Monday, April 11, 2022

BOOK REVIEW: Goodbye, Mr. Chips by James Hilton

I have no idea when I first heard a reference to Goodbye, Mr. Chips. It seems I’ve always been aware of its existence, embedded in the culture, probably from the movie title. Yet I never actually saw the movie or read the book. What is it about? A teacher of some sort? So when I heard it referenced recently, out of the blue, I decided it was time to read the book. To my pleasant surprise, Goodbye, Mr. Chips by James Hilton is a novella that I could read in a sitting.

First published in 1933, the novel peeks in at the elderly Mr. Chipping, known to everyone as Mr. Chips, a retired school teached/headmaster, who devoted his life to a private boys’ school called Brookfield. This is described as no Harrow, but still one of the top second-tier schools in England. Mr. Chips is quite elderly as the book opens. He looks back at his life over the course of a few short chapters.

Mr. Chips’ career spans a busy time in the history of Britain and in the world. He started teaching at Brookfield in 1870 and continued on through the turn of the century, retired just before WWI and came back to help out “for the duration.”

Allusions to the war are made throughout, mainly as poignant mentions of alumni who were lost. One chapter shows Mr. Chips keeping his classroom together and teaching throughout a bombing, courageously helping the boys through the terrifying event. The war is central to the novel, as it was to the man’s life; and yet, the focus is so squarely set on Chips’ involvement with the school that the war is kind of hazily distant, a memory.The novel is mainly about this good man, his love for the school–which to him embodies the ideals of the Englishman, and his love for his country. He is helping to bring up the next generations of Englishmen. Times change, but he remains the same, mostly. Longevity helps him become an institution at the school and he takes pride and comfort in that.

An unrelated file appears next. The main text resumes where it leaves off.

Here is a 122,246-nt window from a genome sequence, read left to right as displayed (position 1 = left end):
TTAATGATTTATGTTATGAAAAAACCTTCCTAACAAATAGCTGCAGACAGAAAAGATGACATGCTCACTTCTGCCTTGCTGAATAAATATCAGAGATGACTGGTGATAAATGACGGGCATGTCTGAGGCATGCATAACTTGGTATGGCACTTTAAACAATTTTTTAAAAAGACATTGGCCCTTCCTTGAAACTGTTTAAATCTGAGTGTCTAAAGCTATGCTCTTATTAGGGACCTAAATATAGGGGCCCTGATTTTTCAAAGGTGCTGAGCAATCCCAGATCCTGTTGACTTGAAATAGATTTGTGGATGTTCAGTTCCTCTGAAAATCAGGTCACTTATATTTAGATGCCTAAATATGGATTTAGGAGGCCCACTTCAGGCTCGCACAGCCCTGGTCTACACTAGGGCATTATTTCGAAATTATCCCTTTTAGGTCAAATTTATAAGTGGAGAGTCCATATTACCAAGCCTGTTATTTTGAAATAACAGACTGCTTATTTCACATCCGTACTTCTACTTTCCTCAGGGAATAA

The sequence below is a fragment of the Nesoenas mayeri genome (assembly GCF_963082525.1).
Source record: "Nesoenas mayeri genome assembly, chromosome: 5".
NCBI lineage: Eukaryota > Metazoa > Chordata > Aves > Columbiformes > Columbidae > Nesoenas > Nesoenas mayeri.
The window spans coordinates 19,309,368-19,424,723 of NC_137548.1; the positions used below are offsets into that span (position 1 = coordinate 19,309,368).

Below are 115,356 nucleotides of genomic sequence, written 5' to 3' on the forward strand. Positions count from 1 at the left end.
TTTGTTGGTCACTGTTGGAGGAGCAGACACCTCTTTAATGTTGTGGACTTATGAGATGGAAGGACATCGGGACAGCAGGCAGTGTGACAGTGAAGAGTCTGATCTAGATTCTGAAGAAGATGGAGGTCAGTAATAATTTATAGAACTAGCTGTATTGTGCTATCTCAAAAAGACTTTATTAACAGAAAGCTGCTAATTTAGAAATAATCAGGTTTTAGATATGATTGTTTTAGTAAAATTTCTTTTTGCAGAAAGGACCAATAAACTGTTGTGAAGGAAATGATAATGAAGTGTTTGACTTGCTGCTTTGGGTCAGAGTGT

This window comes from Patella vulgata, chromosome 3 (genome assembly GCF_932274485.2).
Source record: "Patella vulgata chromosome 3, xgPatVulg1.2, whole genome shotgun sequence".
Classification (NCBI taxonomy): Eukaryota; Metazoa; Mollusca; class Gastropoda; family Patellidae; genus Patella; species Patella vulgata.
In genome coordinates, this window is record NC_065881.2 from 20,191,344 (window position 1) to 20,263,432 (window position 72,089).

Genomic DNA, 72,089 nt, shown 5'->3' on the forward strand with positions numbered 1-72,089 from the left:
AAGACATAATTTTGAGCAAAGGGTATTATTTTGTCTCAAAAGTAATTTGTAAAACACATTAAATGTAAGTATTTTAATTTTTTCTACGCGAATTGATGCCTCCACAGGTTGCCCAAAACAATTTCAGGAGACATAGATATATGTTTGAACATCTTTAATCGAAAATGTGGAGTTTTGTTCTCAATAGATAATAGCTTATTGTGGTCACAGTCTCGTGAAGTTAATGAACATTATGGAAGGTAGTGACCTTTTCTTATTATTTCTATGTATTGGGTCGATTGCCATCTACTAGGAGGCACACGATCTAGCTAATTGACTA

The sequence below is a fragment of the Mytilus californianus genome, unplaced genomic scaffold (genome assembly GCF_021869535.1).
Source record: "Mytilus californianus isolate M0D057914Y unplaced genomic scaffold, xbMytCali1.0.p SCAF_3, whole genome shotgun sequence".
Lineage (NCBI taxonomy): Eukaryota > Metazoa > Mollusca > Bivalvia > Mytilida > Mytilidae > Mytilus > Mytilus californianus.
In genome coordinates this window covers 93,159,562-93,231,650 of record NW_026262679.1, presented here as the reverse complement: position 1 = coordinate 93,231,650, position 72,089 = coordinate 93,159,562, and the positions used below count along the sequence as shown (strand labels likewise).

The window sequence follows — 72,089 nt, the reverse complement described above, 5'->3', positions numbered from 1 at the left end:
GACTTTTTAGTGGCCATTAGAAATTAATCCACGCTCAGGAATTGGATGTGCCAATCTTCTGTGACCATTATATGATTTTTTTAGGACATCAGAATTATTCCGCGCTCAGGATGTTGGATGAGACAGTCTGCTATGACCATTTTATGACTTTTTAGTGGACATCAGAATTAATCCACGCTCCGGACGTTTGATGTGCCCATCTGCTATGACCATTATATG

He is an old-school gentleman and the later generations peg him as an old bachelor. However, embedded within the novella is a poignant love story. In middle life, he met, fell in love with, and married a younger woman whose more modern ideas challenged him and whose charm softened him. She died tragically. And he forged on.

The novella packs a lot into its few pages. The storytelling is simple and is mainly presented as narrative with a few short scenes. The secondary characters are sketched in. Even his wife is only fleetingly presented. And yet, there is emotional depth to the story because Mr. Chips is so fully fleshed out.

This is a charming story. And now I’ve finally read it!


  1. I've seen two films made from this. One with the original WWI and another where they moved it up to WWII.

  2. I haven't read this but I'd like to. The movie is great! Thanks for the review. People don't seem to want to review classics much but I wish they would. We need to remember them. Love your site...I just started book blogging this year for the challenge and am so enjoying reading everyone's wonderful blogs :)

  3. I didn't realise that this was a novella!

    Thank you for sharing this with the Historical Fiction Reading Challenge